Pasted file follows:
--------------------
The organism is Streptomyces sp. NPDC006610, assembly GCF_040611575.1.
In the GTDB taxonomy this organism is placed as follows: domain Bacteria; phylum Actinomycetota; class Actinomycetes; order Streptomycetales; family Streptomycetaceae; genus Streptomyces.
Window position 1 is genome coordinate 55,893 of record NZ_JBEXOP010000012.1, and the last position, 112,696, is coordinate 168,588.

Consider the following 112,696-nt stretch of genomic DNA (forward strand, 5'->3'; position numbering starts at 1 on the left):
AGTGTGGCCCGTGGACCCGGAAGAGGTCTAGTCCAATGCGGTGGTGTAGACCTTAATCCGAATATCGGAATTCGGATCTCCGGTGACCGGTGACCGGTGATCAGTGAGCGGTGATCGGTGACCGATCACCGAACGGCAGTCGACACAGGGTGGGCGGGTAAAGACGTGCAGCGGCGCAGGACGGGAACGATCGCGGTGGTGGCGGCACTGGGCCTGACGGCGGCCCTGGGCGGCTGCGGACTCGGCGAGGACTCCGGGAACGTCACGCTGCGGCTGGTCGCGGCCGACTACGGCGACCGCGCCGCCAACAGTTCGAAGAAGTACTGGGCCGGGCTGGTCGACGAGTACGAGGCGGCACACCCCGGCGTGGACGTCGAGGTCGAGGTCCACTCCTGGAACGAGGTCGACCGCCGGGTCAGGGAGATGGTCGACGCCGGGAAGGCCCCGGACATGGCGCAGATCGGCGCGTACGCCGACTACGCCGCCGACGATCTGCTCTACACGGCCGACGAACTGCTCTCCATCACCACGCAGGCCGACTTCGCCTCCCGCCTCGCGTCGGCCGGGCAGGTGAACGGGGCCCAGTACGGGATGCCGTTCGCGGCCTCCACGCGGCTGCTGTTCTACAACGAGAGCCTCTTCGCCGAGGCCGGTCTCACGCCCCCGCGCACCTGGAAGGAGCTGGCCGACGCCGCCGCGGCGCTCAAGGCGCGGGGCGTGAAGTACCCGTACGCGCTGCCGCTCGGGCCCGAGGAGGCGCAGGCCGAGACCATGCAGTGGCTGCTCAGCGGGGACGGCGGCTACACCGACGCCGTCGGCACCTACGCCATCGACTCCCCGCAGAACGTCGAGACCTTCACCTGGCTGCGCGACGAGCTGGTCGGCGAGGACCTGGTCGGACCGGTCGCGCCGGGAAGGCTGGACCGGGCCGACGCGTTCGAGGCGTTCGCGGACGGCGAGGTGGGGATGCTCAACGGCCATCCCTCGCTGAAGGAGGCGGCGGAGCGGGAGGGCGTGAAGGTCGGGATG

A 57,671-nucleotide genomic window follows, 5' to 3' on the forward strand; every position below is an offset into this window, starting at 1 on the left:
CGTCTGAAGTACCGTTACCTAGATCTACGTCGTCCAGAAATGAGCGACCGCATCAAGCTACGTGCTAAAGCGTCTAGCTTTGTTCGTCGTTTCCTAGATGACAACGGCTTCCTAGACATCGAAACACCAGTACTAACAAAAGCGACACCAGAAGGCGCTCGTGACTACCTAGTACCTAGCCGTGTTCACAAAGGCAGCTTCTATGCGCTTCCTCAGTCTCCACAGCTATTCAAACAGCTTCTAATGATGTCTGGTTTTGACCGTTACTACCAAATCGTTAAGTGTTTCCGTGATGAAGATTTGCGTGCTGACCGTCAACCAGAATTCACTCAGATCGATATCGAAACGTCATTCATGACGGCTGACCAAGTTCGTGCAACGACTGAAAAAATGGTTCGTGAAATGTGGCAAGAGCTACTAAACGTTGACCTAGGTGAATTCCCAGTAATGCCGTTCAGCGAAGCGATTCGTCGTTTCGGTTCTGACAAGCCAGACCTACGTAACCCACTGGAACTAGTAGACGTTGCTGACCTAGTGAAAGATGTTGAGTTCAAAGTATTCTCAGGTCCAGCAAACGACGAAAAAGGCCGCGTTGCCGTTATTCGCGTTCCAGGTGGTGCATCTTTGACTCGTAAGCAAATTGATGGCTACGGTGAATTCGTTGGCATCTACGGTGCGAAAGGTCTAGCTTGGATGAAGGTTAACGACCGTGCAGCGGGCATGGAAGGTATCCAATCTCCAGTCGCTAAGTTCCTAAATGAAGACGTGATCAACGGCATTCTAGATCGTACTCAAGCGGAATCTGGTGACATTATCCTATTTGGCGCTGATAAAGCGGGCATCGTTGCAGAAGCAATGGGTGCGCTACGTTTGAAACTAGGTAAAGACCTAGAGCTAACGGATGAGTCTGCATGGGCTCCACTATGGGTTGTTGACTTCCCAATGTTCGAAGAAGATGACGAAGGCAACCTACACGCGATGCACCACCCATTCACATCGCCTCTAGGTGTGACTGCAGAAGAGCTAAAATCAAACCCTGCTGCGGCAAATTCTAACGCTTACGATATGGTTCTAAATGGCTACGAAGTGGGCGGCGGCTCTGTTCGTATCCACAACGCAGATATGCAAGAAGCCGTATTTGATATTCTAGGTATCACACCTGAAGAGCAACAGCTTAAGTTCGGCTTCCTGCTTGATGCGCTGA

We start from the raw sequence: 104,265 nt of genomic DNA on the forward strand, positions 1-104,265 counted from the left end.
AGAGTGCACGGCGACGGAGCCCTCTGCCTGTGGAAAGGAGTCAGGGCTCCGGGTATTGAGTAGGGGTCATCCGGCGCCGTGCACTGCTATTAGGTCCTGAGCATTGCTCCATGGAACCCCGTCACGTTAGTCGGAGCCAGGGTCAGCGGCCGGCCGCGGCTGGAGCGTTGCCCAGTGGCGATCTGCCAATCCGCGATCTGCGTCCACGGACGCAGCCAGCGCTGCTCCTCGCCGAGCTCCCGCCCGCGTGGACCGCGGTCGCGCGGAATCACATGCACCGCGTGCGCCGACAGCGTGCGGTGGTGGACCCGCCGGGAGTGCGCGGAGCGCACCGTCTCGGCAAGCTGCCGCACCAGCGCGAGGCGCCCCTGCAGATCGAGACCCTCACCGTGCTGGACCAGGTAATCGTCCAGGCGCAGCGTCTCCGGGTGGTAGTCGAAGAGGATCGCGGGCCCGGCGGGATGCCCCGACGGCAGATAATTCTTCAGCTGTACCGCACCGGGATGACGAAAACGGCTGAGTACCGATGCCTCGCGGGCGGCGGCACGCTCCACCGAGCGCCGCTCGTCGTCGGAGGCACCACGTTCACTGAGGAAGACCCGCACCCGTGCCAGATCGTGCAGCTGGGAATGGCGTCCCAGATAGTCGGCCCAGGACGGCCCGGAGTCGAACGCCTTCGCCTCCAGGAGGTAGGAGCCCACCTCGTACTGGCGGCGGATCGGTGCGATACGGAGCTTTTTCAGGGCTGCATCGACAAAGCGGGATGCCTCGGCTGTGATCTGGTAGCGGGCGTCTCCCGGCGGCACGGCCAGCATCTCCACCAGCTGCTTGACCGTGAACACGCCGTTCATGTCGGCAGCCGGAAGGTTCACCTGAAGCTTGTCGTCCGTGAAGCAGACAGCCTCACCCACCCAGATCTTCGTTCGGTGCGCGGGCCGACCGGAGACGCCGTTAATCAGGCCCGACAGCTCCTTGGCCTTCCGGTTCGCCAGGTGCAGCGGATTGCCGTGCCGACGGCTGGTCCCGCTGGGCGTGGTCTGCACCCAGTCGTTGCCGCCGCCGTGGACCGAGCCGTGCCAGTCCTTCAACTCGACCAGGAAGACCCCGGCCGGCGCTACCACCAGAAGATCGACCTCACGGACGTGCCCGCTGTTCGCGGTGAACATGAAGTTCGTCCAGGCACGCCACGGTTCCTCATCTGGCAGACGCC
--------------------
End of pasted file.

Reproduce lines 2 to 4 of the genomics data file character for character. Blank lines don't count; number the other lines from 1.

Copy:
In the GTDB taxonomy this organism is placed as follows: domain Bacteria; phylum Actinomycetota; class Actinomycetes; order Streptomycetales; family Streptomycetaceae; genus Streptomyces.
Window position 1 is genome coordinate 55,893 of record NZ_JBEXOP010000012.1, and the last position, 112,696, is coordinate 168,588.

Consider the following 112,696-nt stretch of genomic DNA (forward strand, 5'->3'; position numbering starts at 1 on the left):